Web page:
Invariably, some will look at the fact that there is no price-tag on entry as a “free event”, where they need not pay anything. (Sadly, this is all-too-common in Vancouver culture.) This is not how it is intended. We’re giving you the opportunity to participate in the evening, both as recipient and as giver.
We understand that it can be a strange shift of perspective to understand something you are used to “paying for” — like a seat at a concert — within the context of the gift economy; but it’s hardly rocket science. You may be moved to contribute by a feeling of gratitude to have been included in a special event. Or you may be inspired to help an artist along their way. Or perhaps you get a buzz from the opportunity to express your generosity. Or maybe you will have deduced that, if the artists who play at Notional Space feel chronically underappreciated, the place cannot sustain itself, and you are investing in the future of the community. Your precise motivation is not important. What is important is that your contribution comes from a spirit of participation, not transaction. We surely meet you halfway in this: we understand your contribution as a gift, for which we are grateful, not as an entitlement based on exchange.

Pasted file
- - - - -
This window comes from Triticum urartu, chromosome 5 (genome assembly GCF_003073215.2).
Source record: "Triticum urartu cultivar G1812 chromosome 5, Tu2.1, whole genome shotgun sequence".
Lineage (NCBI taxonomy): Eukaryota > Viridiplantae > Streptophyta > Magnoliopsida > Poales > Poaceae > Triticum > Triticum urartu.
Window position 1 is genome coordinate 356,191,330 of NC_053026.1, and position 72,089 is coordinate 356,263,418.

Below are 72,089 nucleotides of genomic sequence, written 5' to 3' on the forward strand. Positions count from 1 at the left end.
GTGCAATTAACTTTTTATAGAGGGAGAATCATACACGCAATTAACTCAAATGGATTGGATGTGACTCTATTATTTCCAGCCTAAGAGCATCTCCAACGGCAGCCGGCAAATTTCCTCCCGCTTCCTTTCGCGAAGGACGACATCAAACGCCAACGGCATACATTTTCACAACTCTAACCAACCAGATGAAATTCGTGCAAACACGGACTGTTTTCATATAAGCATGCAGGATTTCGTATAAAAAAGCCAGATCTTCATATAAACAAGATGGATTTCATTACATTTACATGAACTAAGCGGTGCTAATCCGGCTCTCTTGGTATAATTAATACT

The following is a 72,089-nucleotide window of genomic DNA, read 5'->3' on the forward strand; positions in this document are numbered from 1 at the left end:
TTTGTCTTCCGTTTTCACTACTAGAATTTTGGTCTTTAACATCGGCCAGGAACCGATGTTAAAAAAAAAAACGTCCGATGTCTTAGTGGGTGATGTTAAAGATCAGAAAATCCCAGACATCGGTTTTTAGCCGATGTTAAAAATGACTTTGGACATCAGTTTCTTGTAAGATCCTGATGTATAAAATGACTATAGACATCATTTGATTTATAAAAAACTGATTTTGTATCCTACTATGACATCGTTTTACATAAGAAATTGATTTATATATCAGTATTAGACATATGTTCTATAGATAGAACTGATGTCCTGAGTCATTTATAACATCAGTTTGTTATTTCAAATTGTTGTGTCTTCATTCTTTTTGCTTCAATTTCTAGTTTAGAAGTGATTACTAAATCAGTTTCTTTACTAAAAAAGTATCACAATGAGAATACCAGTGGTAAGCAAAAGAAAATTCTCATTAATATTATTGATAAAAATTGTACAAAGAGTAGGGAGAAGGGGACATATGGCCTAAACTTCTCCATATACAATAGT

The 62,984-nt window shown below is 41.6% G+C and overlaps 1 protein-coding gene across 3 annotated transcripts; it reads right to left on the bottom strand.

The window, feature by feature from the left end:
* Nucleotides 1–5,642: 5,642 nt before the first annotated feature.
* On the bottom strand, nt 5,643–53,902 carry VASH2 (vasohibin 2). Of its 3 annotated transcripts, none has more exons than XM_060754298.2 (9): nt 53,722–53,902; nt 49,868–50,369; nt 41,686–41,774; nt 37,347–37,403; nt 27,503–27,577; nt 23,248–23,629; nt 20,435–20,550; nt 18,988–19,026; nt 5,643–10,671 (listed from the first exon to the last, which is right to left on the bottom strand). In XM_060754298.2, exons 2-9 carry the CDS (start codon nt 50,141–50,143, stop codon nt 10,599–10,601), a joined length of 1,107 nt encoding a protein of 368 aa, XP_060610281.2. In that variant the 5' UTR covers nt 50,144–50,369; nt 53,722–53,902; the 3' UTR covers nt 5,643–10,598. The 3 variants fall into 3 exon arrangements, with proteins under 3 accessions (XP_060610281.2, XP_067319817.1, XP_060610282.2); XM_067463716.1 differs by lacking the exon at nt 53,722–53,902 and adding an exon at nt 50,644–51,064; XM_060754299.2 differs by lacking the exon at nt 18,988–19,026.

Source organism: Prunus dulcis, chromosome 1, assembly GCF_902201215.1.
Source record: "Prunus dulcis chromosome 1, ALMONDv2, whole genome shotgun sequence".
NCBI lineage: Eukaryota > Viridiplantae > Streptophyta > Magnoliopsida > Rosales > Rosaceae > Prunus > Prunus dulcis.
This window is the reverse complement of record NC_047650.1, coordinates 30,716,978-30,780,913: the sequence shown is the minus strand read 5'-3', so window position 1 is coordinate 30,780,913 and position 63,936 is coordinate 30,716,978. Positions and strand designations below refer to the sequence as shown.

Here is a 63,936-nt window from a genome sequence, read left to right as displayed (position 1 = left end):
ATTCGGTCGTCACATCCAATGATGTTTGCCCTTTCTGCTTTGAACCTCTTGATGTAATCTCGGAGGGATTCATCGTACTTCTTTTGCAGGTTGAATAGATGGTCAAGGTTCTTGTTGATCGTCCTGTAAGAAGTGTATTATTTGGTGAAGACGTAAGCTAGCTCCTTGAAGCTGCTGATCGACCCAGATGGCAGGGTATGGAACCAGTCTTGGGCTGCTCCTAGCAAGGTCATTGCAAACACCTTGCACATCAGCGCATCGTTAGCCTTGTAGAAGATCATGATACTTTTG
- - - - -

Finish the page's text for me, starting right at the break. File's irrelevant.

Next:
So how much should I give?
The hardest and most awkward part of the gift economy for neophytes is figuring-out how much they want to give. In a world where everything has a price tag, our ability to discern value as understandably atrophied. We are simply out-of-practice assessing the worth of goods, services, and experiences; and it is harder still to translate the kind of multidimensional evaluation we hope evenings at Notional Space warrant into a monetary calculation. How do you decide how much to spend on a birthday present? Or a donation to your favoured charity? There is no easy answer because, of course, context is everything.